We still had a few miles to put on before sunset and were off for the South side of the island. Here we got to see Governors Harbor from a different perspective…it was just as amazing. More from the perspective of sailing down the winding road to the beach with spectacular overlooks to the waters below. We did swim to cool off and enjoy a walk on the soft sand beach.
We had a few more beaches to “run “ by and continued back to Gustavia and then to the north to Colombier, a small secluded inlet on the North side. We watched some experienced pilots make a landing at one of the shortest runways in mountainous areas we had seen. It was a great day of seeing some spectacular landscape.
We returned the scooters and made a hike to one of the overlooks in Gustavia that was once an ancient military instillation. We watched the sunset from here, above the city and imagined many hundreds of years ago, the government (French, British….whoever was in charge at the time) taking watch for pirates or other invaders, ready to fire the cannons at will.
We had to continue making headway sailing south, as we had friends arriving in Guadeloupe within the next week. Our plans were to head off past St Kitts and Nevis to Guadeloupe the next day. We woke to clear skies and a light breeze that promised to fill in by later in the day. Our next leg would now be over 50 miles which would require another overnight passage. Since we were quite used to this by now, we actually looked forward to open ocean sailing. It is generally easier than sailing between islands amongst the fishing pots, fishermen, and charter yachts.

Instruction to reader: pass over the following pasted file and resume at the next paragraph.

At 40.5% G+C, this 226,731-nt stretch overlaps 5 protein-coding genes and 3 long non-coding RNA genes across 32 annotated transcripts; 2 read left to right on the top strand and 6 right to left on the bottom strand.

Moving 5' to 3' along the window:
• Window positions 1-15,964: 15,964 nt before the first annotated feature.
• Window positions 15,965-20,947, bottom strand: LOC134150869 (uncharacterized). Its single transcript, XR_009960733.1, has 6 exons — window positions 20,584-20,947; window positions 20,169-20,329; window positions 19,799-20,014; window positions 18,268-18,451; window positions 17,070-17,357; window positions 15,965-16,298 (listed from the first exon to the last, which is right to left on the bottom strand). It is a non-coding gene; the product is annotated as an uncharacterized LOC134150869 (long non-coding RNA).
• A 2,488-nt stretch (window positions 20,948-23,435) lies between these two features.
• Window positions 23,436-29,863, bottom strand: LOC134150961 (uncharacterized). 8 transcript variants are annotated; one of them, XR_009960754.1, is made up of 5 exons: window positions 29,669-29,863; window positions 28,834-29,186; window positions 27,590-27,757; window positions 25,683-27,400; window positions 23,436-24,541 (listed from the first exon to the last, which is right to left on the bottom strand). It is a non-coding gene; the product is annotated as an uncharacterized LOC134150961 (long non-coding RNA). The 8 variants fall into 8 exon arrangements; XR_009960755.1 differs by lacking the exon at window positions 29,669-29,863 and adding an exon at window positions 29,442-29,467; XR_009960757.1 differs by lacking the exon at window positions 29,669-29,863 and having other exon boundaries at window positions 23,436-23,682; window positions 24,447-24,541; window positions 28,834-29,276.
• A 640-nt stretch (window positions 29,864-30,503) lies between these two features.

We said our “goodbyes” for the last time to friends on Desderata (who were headed north back to the Virgins to meet with family) realizing that we had spent the most part of the last 2 months with them “on the go”. We would hope to see them back in the states when they returned in the summer at some point. With our exit papers in hand, most of the water tanks filled, and plenty of brie, sausassion, and baguette, Lost Loon headed out by mid afternoon for Guadeloupe.
The evening was gorgeous as we watched the island of St Barthelemy fade into the sunset and the shadow of St Kitts and Nevis take form in the foreground. We took our typical 3-4 hours passage shifts and watched the ships passing in the night (literally). To keep awake this night I was able to listen to local Monserrat radio where they were having the Lesser Antilles high school debate finals. They debated the importance of continued tourism and international commerce (as we sail right by), as well as the importance of maintaining literacy amongst the population. The night passed quickly as we did make a few sail plan changes due to weather along the islands. By morning light, as usual, we were comforted to see the distant shores of Guadeloupe. A contrast from the arid island of St Barts and the flatlands of St Maarten , this was green, lush and mountainous.
Next up we are a month in Guadeloupe and loving this French island and all that it has to offer!
One thought on “C’est St. Barthelemy!”
Hi Nancy and Mike! Thanks for the beautifully written account of your journey and the gorgeous photos – I can feel the sea wind – and taste the wine! Can’t wait to see you guys when you come back to Earth! Love you!